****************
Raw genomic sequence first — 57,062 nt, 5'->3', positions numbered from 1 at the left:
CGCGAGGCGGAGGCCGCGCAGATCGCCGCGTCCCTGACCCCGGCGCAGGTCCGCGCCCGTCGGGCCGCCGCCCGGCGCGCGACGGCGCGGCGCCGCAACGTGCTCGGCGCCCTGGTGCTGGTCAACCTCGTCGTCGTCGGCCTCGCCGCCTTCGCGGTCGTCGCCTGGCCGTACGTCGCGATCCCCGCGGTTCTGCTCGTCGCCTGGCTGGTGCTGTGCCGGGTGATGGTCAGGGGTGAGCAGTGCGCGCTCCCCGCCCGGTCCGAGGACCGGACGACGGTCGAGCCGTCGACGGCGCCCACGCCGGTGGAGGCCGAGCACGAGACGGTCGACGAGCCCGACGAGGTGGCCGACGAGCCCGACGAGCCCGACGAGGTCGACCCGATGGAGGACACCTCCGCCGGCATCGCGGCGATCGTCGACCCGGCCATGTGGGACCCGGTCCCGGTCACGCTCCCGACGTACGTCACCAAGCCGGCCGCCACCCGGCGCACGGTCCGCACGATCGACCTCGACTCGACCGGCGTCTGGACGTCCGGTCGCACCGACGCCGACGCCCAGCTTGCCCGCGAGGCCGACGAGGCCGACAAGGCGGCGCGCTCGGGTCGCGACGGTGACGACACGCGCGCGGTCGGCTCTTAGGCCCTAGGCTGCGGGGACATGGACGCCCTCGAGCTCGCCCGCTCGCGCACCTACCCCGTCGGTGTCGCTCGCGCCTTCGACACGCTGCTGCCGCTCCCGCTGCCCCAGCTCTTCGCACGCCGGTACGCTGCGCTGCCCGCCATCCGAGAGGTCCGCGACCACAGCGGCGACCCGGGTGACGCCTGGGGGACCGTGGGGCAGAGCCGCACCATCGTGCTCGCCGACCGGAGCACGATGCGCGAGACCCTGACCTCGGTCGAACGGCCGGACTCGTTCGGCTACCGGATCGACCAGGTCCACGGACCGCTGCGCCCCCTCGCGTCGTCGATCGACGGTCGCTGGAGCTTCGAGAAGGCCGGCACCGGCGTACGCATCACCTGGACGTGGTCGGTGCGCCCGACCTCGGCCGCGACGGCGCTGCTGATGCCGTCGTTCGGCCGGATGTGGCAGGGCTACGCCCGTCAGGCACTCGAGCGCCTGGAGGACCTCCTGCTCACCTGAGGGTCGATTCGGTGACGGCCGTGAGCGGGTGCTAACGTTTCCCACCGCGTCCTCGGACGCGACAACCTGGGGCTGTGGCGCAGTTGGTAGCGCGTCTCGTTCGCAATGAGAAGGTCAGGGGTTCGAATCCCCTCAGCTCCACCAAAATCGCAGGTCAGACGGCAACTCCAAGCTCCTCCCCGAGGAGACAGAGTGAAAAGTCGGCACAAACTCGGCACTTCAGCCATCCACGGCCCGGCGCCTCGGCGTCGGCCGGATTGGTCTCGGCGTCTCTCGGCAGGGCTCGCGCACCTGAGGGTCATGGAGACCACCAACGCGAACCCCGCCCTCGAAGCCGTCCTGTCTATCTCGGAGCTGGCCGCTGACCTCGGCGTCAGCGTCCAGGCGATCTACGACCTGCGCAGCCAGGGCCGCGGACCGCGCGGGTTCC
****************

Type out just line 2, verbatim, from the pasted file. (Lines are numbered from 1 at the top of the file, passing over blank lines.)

CGCGAGGCGGAGGCCGCGCAGATCGCCGCGTCCCTGACCCCGGCGCAGGTCCGCGCCCGTCGGGCCGCCGCCCGGCGCGCGACGGCGCGGCGCCGCAACGTGCTCGGCGCCCTGGTGCTGGTCAACCTCGTCGTCGTCGGCCTCGCCGCCTTCGCGGTCGTCGCCTGGCCGTACGTCGCGATCCCCGCGGTTCTGCTCGTCGCCTGGCTGGTGCTGTGCCGGGTGATGGTCAGGGGTGAGCAGTGCGCGCTCCCCGCCCGGTCCGAGGACCGGACGACGGTCGAGCCGTCGACGGCGCCCACGCCGGTGGAGGCCGAGCACGAGACGGTCGACGAGCCCGACGAGGTGGCCGACGAGCCCGACGAGCCCGACGAGGTCGACCCGATGGAGGACACCTCCGCCGGCATCGCGGCGATCGTCGACCCGGCCATGTGGGACCCGGTCCCGGTCACGCTCCCGACGTACGTCACCAAGCCGGCCGCCACCCGGCGCACGGTCCGCACGATCGACCTCGACTCGACCGGCGTCTGGACGTCCGGTCGCACCGACGCCGACGCCCAGCTTGCCCGCGAGGCCGACGAGGCCGACAAGGCGGCGCGCTCGGGTCGCGACGGTGACGACACGCGCGCGGTCGGCTCTTAGGCCCTAGGCTGCGGGGACATGGACGCCCTCGAGCTCGCCCGCTCGCGCACCTACCCCGTCGGTGTCGCTCGCGCCTTCGACACGCTGCTGCCGCTCCCGCTGCCCCAGCTCTTCGCACGCCGGTACGCTGCGCTGCCCGCCATCCGAGAGGTCCGCGACCACAGCGGCGACCCGGGTGACGCCTGGGGGACCGTGGGGCAGAGCCGCACCATCGTGCTCGCCGACCGGAGCACGATGCGCGAGACCCTGACCTCGGTCGAACGGCCGGACTCGTTCGGCTACCGGATCGACCAGGTCCACGGACCGCTGCGCCCCCTCGCGTCGTCGATCGACGGTCGCTGGAGCTTCGAGAAGGCCGGCACCGGCGTACGCATCACCTGGACGTGGTCGGTGCGCCCGACCTCGGCCGCGACGGCGCTGCTGATGCCGTCGTTCGGCCGGATGTGGCAGGGCTACGCCCGTCAGGCACTCGAGCGCCTGGAGGACCTCCTGCTCACCTGAGGGTCGATTCGGTGACGGCCGTGAGCGGGTGCTAACGTTTCCCACCGCGTCCTCGGACGCGACAACCTGGGGCTGTGGCGCAGTTGGTAGCGCGTCTCGTTCGCAATGAGAAGGTCAGGGGTTCGAATCCCCTCAGCTCCACCAAAATCGCAGGTCAGACGGCAACTCCAAGCTCCTCCCCGAGGAGACAGAGTGAAAAGTCGGCACAAACTCGGCACTTCAGCCATCCACGGCCCGGCGCCTCGGCGTCGGCCGGATTGGTCTCGGCGTCTCTCGGCAGGGCTCGCGCACCTGAGGGTCATGGAGACCACCAACGCGAACCCCGCCCTCGAAGCCGTCCTGTCTATCTCGGAGCTGGCCGCTGACCTCGGCGTCAGCGTCCAGGCGATCTACGACCTGCGCAGCCAGGGCCGCGGACCGCGCGGGTTCC